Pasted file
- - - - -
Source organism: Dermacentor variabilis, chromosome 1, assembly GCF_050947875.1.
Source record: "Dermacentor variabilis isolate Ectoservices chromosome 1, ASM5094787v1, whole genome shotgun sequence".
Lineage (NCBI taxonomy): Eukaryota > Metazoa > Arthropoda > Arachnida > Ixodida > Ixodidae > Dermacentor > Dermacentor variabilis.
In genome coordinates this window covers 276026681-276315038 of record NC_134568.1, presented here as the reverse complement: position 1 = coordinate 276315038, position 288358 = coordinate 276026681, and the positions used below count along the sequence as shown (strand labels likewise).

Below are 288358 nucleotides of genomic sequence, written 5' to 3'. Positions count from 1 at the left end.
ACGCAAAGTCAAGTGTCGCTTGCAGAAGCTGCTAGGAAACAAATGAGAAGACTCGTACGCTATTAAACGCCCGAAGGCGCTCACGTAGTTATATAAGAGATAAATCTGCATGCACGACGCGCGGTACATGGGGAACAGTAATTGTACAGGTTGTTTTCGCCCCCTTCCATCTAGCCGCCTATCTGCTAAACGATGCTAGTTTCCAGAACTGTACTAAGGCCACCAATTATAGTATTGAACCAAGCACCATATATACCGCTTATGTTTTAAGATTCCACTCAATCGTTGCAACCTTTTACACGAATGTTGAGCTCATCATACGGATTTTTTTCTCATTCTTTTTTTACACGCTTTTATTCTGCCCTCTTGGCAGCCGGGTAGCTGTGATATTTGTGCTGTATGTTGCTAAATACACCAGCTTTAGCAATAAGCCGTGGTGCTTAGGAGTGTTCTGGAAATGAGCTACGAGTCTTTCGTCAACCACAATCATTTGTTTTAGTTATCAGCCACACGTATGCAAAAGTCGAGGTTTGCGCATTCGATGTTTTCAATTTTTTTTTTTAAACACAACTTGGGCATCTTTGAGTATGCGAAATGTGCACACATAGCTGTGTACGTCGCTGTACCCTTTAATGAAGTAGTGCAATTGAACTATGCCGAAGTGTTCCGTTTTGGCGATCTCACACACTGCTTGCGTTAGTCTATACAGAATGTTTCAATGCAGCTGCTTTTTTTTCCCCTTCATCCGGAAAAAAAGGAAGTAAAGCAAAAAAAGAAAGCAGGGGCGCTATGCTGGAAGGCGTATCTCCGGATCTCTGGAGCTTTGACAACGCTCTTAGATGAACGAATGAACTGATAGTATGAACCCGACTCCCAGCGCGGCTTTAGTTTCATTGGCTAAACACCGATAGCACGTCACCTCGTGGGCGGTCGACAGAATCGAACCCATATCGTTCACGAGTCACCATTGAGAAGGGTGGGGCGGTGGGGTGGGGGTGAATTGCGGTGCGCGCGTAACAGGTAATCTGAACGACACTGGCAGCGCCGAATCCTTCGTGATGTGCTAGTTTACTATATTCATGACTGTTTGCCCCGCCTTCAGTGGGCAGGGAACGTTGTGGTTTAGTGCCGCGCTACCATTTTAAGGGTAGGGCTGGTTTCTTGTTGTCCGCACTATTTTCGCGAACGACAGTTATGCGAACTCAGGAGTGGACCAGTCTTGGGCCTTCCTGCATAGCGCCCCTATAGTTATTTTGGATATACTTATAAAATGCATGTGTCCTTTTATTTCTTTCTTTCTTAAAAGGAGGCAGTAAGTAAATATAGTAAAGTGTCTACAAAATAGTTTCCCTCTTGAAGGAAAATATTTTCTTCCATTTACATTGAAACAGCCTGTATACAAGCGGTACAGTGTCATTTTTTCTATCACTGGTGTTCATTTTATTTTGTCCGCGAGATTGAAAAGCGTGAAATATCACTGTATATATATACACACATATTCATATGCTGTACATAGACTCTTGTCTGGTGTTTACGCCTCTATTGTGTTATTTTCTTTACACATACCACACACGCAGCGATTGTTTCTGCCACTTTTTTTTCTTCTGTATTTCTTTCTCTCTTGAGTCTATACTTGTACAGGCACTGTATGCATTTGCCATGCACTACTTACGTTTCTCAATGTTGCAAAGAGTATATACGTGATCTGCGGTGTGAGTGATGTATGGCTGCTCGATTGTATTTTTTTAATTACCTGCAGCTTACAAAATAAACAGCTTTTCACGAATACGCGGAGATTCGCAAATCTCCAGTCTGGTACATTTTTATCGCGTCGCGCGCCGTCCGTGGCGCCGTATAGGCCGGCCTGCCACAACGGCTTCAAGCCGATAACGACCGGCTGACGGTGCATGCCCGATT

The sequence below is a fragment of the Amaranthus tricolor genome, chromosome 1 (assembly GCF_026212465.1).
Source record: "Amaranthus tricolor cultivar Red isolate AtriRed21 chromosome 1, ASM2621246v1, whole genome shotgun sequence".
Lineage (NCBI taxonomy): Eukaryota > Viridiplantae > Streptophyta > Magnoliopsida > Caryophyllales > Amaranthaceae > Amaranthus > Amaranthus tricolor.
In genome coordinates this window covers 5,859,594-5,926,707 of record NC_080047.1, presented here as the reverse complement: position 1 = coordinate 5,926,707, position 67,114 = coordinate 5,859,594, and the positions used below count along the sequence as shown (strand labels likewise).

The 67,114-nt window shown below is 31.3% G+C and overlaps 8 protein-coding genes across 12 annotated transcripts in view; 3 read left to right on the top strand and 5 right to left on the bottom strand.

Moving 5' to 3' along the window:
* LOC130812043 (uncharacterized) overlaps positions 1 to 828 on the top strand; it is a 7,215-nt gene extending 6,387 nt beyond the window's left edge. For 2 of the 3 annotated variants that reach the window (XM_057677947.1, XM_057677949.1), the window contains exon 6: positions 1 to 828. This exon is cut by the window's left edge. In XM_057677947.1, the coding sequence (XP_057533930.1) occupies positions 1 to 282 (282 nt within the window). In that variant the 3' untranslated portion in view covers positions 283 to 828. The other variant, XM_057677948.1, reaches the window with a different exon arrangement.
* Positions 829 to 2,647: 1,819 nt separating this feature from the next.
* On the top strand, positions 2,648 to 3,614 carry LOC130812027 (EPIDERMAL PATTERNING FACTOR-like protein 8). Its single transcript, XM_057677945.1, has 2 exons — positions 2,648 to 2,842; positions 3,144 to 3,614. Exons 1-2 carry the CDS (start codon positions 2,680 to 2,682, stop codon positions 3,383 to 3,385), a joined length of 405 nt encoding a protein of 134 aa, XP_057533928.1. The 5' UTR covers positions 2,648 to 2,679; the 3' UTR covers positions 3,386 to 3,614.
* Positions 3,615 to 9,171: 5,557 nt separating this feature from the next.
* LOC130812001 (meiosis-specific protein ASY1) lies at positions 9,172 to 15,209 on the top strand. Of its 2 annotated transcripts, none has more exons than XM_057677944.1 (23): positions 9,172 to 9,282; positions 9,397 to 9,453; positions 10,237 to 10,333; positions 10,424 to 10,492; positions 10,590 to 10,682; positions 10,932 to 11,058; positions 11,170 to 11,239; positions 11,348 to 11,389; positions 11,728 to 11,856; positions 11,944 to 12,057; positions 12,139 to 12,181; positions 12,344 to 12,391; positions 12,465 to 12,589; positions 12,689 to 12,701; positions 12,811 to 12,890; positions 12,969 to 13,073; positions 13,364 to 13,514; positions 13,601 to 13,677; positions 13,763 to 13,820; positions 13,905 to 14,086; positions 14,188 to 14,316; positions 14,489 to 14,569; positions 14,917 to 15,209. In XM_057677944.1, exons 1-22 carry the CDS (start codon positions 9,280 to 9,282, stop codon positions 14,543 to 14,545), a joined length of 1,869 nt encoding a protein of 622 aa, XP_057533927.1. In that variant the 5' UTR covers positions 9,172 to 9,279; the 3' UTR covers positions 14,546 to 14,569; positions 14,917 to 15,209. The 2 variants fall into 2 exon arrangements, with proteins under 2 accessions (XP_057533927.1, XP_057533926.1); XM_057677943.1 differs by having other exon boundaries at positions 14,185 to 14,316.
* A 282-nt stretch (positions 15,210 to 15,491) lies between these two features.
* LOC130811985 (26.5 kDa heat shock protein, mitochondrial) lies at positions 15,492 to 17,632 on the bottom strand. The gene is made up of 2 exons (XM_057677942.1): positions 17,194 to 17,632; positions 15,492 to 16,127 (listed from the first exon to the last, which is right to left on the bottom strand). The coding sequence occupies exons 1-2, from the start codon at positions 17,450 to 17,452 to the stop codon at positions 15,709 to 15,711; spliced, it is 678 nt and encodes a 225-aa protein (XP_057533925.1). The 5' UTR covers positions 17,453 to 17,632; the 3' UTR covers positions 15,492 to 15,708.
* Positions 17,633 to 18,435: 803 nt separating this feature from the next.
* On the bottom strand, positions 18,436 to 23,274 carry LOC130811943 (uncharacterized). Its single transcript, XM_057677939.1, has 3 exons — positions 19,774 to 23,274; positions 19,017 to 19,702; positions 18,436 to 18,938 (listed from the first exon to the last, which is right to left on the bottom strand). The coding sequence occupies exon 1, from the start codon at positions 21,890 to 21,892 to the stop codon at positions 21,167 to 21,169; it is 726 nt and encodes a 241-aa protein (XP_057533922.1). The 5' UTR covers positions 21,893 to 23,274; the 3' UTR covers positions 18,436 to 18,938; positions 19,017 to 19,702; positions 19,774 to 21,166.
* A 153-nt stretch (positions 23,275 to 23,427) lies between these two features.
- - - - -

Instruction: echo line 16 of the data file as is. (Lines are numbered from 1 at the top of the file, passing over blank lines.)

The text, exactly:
* Positions 3,615 to 9,171: 5,557 nt separating this feature from the next.